CROSS REFERENCE TO RELATED APPLICATION
FIELD OF THE INVENTION
The present application is a continuation of U.S. application Ser. No. 10/289,465, filed Nov. 6, 2002, the entire disclosure of which is incorporated by reference into herein.
The invention relates to a system and method for reporting telecommunication outages to a user.
Advances in telecommunications systems have provided more services to telecommunications users. Agreements are typically established between a telecommunication provider and the telecommunications user to define the services. Such agreements can be referred to as service level agreements (SLA). One such service level agreement may offer refunds to the customer for network outages, but not for administrative outages. An administrative outage occurs due to local power outages and outages when the customer disconnects their telecommunications equipment or power.
BRIEF DESCRIPTION OF THE DRAWINGS
Known solutions to track administrative outages rely on complex and expensive backend equipment and trouble tickets. Trouble tickets allow telecommunication users to call the telecommunication provider to report a power outage or other outage. Trouble tickets rely upon the user to report such outages, however, and thus can be unreliable. Therefore, there is a need for a system that can inform the telecommunications provider of the type of outage that occurred, without having to rely upon the telecommunication user.
FIG. 1 is a diagram illustrating an exemplary reporting system for reporting telecommunication network and administrative outages.
FIG. 2 is a diagram illustrating the reporting system in which a network outage has occurred.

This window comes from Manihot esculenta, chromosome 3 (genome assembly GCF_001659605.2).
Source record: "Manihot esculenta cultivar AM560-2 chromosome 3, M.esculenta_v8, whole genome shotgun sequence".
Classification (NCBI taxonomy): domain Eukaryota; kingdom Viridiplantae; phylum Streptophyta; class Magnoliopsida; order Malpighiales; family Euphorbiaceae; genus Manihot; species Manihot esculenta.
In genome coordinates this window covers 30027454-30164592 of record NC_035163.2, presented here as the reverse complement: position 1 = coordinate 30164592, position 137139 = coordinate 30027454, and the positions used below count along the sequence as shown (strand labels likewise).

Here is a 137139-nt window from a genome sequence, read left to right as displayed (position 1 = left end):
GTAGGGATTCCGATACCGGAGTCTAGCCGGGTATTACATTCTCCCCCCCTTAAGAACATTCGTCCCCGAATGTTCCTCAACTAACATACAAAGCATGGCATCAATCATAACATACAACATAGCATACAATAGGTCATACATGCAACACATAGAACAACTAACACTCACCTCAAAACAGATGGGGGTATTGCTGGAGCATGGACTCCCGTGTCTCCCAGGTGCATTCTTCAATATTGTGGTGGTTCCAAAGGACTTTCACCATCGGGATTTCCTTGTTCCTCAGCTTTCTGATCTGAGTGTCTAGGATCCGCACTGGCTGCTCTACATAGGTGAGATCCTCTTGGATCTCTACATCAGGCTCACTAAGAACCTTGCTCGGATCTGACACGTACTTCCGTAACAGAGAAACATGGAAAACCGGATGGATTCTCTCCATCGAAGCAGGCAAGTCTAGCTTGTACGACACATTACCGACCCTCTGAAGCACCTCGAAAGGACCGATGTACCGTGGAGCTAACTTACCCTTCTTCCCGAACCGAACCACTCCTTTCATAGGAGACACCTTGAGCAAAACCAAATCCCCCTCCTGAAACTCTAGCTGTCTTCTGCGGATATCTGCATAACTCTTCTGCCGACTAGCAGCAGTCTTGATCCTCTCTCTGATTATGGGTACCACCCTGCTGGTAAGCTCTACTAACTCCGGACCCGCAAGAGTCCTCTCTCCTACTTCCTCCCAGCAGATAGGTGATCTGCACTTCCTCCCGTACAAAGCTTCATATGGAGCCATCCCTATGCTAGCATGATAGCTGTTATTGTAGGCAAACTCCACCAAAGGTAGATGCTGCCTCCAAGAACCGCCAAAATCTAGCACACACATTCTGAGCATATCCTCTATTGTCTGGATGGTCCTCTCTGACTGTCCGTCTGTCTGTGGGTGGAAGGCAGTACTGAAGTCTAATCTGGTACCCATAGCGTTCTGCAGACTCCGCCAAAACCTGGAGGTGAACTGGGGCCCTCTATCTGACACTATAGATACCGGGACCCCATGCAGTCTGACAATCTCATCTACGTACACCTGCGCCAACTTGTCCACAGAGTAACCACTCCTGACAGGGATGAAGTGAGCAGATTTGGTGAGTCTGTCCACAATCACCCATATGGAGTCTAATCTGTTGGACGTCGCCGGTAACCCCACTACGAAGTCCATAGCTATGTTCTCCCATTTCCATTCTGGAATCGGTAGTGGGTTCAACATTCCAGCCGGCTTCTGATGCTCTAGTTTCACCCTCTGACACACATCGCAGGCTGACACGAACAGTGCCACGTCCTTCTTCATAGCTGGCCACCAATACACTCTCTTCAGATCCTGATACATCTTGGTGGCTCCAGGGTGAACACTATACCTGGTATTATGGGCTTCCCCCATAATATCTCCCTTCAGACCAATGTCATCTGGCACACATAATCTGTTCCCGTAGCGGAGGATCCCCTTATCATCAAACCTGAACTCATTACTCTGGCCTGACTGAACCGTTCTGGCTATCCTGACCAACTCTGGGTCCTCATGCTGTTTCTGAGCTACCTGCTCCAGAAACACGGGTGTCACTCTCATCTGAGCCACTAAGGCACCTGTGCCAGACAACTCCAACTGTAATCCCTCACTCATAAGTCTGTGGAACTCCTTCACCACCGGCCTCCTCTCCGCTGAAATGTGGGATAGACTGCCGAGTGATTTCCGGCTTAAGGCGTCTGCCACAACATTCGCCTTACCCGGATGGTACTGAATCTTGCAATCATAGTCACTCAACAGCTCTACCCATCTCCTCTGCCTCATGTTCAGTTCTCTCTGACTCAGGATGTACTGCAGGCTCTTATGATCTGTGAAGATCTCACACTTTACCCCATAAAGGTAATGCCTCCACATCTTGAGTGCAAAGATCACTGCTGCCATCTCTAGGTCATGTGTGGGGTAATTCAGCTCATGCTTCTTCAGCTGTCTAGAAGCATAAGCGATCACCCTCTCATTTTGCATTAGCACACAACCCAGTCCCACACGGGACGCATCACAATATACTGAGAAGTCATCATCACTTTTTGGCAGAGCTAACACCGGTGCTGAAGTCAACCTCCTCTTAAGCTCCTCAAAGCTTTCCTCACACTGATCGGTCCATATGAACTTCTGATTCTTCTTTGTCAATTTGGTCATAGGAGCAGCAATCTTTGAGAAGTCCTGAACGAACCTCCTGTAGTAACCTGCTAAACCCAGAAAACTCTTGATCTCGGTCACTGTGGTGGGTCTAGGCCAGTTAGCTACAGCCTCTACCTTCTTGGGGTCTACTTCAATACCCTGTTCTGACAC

FIG. 3 is a diagram illustrating the reporting system in which an administrative outage has occurred.
TABLE OF ACRONYMS
FIG. 4 is a flowchart illustrating a methodology for determining a type of telecommunications outage that has occurred.
- DETAILED DESCRIPTION
The following table aids the reader in determining the meaning of the several acronyms used to describe the embodiments:
- CPE=customer premise equipment.
- DSU/CSU=digital service unit/channel service unit.
- LAN=local area networks.
- LMI=local management interface.
- NMS=network management system.
- PVC=permanent virtual circuit.
- SLA=service level agreement.
- WAN=wide area network.
A telephone service outage reporting system is provided to a telecommunication system. The reporting system reports whether a telephone outage was a telecommunications provider's network outage or another type of outage, such as an administrative outage. An administrative outage includes local power outages and outages when the customer disconnects their telecommunications equipment or power.
FIG. 1 is a diagram illustrating an exemplary reporting system 100 for reporting telecommunication network and administrative outages. The solid lines show physical links, such as wire line and wireless connections, and the dashed lines show data flow. The reporting system 100 includes a communications network 110. The communications network 110 includes the Internet and other types of networks, such as local area networks (LANs), other wide area networks (WANs), and regional networks accessed over telephone lines, switches and routers, and via wireless communications.